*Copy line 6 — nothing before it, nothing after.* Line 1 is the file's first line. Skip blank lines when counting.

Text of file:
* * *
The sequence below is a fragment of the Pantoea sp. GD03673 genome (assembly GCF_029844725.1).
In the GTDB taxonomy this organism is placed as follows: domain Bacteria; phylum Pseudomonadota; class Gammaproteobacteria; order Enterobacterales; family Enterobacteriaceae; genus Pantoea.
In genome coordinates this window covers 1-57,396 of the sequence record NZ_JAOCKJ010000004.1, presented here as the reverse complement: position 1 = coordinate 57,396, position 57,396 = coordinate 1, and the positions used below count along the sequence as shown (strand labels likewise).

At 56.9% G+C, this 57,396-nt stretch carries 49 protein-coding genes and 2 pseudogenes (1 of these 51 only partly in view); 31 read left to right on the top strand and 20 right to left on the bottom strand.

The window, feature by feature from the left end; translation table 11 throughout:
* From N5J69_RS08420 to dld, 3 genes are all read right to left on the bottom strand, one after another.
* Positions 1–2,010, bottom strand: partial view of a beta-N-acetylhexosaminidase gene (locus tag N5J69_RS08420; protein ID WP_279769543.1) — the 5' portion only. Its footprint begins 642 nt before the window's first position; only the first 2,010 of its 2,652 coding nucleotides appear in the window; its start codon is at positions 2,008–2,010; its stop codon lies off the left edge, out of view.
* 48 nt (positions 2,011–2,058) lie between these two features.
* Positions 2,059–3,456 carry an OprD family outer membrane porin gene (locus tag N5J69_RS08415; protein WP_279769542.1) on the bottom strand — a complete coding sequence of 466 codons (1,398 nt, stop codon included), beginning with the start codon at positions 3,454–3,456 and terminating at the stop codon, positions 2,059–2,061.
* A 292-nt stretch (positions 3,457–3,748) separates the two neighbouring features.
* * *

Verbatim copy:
* From N5J69_RS08420 to dld, 3 genes are all read right to left on the bottom strand, one after another.